WELSH NATIONAL OPERA: ALICE’S ADVENTURES IN WONDERLAND | STAGE REVIEW
Dyffryn Gardens, Vale Of Glamorgan , Fri 25 June
A welcome return to live performance in Wales: how I’ve missed our cultural institutions, with Welsh National Opera as one of the bigger examples. It had to be them as the first work to see live, after (as they stated on their own social media) a hiatus of 468 days. This is the first job for a lot of people since and the passion has not faded away.
In what might be the most apt choice of programme, in a fitting setting, Opera Holland Park’s newest version of Lewis Carrol’s Alice In Wonderland is given a contemporary twist. Alice’s time spent in Wonderland is her ‘new normal’, away from the dreary town she lives in. Most of the familiar, maddening characters are here and it’s the usual formula.
There isn’t really a lot you can do with Alice today. The oversaturation with the material has resulted from Tim Burton, the Disney animated classic and the warped stop-motion by Jan Švankmajer remaining the cinema’s more famous additions. Curiouser, Alice has been at the opera before and it’s quite recent. The near-perfect if still flawed piece by Unsuk Chin’s is perhaps the best and Gerald Barry’s Alice’s Adventures Underground has been seen at the Royal Opera as recently as February 2020.
Composer Will Todd here has just about created the right piece for both children and adults alike. The score is quirky and rambunctious, with a flavour for every character in the manic drive-thru that is Wonderland. Not afraid to try out different types of music, it all goes along quite swingingly. The music to shuffle us off our feet to the next corner of the show is perhaps the most memorable, jazzy with an accordion lingering in the ear.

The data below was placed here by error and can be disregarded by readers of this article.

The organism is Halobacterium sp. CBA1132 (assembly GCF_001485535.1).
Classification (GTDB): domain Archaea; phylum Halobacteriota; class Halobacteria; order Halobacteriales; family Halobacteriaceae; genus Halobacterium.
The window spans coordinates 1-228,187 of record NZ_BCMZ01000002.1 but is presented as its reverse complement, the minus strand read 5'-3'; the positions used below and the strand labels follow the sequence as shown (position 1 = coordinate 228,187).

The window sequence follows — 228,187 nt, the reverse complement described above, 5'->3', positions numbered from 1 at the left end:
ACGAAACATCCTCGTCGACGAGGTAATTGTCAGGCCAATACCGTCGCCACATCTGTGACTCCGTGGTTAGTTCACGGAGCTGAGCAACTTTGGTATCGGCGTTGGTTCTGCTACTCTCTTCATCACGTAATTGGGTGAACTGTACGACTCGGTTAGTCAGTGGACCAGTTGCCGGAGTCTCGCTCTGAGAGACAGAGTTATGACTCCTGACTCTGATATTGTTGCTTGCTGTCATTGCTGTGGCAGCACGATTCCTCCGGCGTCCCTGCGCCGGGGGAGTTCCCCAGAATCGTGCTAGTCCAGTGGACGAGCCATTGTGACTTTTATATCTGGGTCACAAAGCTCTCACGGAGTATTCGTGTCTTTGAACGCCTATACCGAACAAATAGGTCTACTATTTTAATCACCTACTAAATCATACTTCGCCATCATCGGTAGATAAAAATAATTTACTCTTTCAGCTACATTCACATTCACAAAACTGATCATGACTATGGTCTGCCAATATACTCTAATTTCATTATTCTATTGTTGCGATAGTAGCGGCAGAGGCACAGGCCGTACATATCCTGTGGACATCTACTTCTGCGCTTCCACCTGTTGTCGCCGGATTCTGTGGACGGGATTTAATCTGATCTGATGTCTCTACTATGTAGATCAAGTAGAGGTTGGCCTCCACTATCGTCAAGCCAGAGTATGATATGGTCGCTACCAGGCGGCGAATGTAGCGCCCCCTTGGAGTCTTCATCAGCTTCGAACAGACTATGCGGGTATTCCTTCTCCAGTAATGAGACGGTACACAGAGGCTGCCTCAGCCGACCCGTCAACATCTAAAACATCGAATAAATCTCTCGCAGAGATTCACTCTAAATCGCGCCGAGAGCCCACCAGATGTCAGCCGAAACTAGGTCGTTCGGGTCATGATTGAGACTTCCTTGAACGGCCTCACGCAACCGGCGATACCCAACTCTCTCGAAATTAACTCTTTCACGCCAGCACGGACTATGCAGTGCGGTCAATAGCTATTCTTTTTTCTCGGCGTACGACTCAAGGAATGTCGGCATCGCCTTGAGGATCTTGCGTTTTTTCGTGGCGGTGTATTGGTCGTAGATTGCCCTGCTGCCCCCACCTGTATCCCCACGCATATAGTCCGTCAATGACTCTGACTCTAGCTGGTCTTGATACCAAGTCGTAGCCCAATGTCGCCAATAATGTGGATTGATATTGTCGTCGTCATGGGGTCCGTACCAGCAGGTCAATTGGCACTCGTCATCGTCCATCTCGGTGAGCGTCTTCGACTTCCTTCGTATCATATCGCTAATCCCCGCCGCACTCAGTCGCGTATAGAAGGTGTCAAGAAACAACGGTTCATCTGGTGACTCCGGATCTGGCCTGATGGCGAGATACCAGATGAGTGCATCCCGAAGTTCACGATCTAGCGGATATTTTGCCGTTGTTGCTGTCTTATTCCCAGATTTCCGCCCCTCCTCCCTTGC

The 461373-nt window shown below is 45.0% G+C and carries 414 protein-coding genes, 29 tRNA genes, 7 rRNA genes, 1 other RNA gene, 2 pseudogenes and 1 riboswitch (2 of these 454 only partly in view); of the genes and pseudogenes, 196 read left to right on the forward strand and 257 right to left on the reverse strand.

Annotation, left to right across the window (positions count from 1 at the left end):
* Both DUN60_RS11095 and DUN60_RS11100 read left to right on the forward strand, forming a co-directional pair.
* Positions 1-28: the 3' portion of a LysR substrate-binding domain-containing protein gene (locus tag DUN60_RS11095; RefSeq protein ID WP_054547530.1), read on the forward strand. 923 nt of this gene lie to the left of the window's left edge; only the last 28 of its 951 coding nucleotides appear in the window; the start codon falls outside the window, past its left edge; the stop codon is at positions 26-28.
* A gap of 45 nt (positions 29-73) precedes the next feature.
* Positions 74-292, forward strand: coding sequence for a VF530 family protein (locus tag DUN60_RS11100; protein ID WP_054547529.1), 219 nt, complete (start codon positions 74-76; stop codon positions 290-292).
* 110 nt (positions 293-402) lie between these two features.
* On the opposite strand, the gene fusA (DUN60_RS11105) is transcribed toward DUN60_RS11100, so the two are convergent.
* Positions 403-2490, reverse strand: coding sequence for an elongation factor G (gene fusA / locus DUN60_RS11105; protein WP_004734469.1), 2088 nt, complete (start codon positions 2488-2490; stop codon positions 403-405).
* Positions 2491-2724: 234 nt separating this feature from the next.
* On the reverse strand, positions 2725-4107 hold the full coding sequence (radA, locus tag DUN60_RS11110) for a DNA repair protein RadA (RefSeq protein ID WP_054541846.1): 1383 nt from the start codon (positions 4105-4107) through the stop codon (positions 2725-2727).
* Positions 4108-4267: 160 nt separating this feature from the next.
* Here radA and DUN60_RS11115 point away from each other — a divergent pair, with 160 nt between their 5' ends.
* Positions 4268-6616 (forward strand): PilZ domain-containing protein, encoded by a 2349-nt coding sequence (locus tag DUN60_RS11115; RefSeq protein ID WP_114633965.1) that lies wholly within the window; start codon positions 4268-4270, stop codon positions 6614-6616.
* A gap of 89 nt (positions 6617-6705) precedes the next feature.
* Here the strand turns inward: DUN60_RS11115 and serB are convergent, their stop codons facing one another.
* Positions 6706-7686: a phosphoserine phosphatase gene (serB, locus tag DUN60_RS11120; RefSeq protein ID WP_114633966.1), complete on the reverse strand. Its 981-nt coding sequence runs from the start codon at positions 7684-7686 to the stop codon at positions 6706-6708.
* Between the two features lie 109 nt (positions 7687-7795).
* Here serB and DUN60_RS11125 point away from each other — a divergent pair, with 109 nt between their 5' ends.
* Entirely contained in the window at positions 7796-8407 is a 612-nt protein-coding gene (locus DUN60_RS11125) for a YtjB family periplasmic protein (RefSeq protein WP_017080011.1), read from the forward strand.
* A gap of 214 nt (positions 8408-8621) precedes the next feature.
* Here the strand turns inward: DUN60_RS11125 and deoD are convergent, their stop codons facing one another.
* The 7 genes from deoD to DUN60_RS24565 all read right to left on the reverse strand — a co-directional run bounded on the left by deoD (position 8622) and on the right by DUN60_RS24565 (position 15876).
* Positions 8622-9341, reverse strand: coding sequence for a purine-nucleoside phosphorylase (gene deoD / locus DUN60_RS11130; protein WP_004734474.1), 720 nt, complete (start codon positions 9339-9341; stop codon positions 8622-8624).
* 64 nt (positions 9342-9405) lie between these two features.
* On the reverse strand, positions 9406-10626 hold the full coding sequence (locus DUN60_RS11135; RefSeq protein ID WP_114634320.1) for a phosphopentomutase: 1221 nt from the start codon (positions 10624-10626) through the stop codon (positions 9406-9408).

Directed in this revival by Caroline Chaney, you can feel the fun and hunger to get back to basics. Conductor Frederick Brown maintained momentum during the many tone shifts and genre-hopping antics throughout this hour and a bit; designer Leslie Travers has made tactile sets, built for purpose. One gripe would be the constant manoeuvring to the next scene – the Edwardian gardens are huge at Dyffryn and more distancing could maybe have been in place in a longer strip within its acres of greenery.
The cast of many singers are brimming with a merry, enthusiastic joy. Alice, played by Fflur Wyn, has done a variety of roles with WNO, and here she has a childlike abandon, her voice in fine form even after the break and exposed to the elements. Benjamin Bevan is the anxious White Rabbit, Alice’s guide and right hand to the revolution. The Caterpillar – Kelvin Thomas – is a witty little role, its nod to soul music offering pleasing moments. Counter-tenor Feargal Mostyn-Williams has wicked flickers as the Cheshire Cat, with silky, yearning music, yet stealing the show is Adam Gilbert as the Queen Of Hearts, an expectedly robust and absurd role.
The whole troupe of singers are stellar: if only there was enough space to list them all. The libretto by Maggie Gottlieb is also quick-witted and has some great moments in the Queen’s ramblings, lists of food and places in Wales beginning with ‘H’, all highlights. This shall go down as a historic production for WNO, as we finally emerge out of the pandemic and into the theatre space once more.
Alice’s Adventures In Wonderland continues at Dyffryn Gardens until Sat 3 July. Info: here
words JAMES ELLIS photos JIMMY SWINDELLS